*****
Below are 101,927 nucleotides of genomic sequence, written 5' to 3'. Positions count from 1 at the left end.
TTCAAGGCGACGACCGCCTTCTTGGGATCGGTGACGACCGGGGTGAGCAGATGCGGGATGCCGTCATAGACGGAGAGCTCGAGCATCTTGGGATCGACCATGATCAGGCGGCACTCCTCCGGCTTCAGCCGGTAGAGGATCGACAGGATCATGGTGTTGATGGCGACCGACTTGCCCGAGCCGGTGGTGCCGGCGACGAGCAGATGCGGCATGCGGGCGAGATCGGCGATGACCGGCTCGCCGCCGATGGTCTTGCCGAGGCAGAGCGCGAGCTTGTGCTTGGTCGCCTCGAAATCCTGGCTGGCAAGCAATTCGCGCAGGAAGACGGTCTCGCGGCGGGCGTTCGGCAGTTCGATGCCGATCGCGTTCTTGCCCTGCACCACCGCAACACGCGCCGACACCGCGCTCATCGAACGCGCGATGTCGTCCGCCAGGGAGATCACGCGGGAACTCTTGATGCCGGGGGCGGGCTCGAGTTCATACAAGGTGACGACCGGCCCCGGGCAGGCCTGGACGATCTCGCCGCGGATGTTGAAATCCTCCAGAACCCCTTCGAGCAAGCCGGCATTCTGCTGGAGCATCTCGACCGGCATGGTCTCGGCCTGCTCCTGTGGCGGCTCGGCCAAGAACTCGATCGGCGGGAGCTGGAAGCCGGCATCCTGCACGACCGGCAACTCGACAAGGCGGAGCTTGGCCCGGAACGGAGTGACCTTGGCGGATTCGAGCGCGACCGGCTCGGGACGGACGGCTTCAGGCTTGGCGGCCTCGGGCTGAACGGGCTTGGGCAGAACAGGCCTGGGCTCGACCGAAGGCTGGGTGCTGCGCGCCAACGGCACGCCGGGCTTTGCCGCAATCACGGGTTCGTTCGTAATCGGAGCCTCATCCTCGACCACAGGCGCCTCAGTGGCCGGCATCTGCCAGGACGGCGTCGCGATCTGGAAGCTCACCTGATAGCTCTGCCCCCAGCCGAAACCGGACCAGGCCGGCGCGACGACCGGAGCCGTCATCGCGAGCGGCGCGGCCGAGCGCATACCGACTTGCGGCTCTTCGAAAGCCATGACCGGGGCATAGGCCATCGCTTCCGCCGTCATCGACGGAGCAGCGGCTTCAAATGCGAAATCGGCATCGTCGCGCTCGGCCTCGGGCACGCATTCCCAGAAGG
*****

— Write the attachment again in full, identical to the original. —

Below are 101,927 nucleotides of genomic sequence, written 5' to 3'. Positions count from 1 at the left end.
TTCAAGGCGACGACCGCCTTCTTGGGATCGGTGACGACCGGGGTGAGCAGATGCGGGATGCCGTCATAGACGGAGAGCTCGAGCATCTTGGGATCGACCATGATCAGGCGGCACTCCTCCGGCTTCAGCCGGTAGAGGATCGACAGGATCATGGTGTTGATGGCGACCGACTTGCCCGAGCCGGTGGTGCCGGCGACGAGCAGATGCGGCATGCGGGCGAGATCGGCGATGACCGGCTCGCCGCCGATGGTCTTGCCGAGGCAGAGCGCGAGCTTGTGCTTGGTCGCCTCGAAATCCTGGCTGGCAAGCAATTCGCGCAGGAAGACGGTCTCGCGGCGGGCGTTCGGCAGTTCGATGCCGATCGCGTTCTTGCCCTGCACCACCGCAACACGCGCCGACACCGCGCTCATCGAACGCGCGATGTCGTCCGCCAGGGAGATCACGCGGGAACTCTTGATGCCGGGGGCGGGCTCGAGTTCATACAAGGTGACGACCGGCCCCGGGCAGGCCTGGACGATCTCGCCGCGGATGTTGAAATCCTCCAGAACCCCTTCGAGCAAGCCGGCATTCTGCTGGAGCATCTCGACCGGCATGGTCTCGGCCTGCTCCTGTGGCGGCTCGGCCAAGAACTCGATCGGCGGGAGCTGGAAGCCGGCATCCTGCACGACCGGCAACTCGACAAGGCGGAGCTTGGCCCGGAACGGAGTGACCTTGGCGGATTCGAGCGCGACCGGCTCGGGACGGACGGCTTCAGGCTTGGCGGCCTCGGGCTGAACGGGCTTGGGCAGAACAGGCCTGGGCTCGACCGAAGGCTGGGTGCTGCGCGCCAACGGCACGCCGGGCTTTGCCGCAATCACGGGTTCGTTCGTAATCGGAGCCTCATCCTCGACCACAGGCGCCTCAGTGGCCGGCATCTGCCAGGACGGCGTCGCGATCTGGAAGCTCACCTGATAGCTCTGCCCCCAGCCGAAACCGGACCAGGCCGGCGCGACGACCGGAGCCGTCATCGCGAGCGGCGCGGCCGAGCGCATACCGACTTGCGGCTCTTCGAAAGCCATGACCGGGGCATAGGCCATCGCTTCCGCCGTCATCGACGGAGCAGCGGCTTCAAATGCGAAATCGGCATCGTCGCGCTCGGCCTCGGGCACGCATTCCCAGAAGG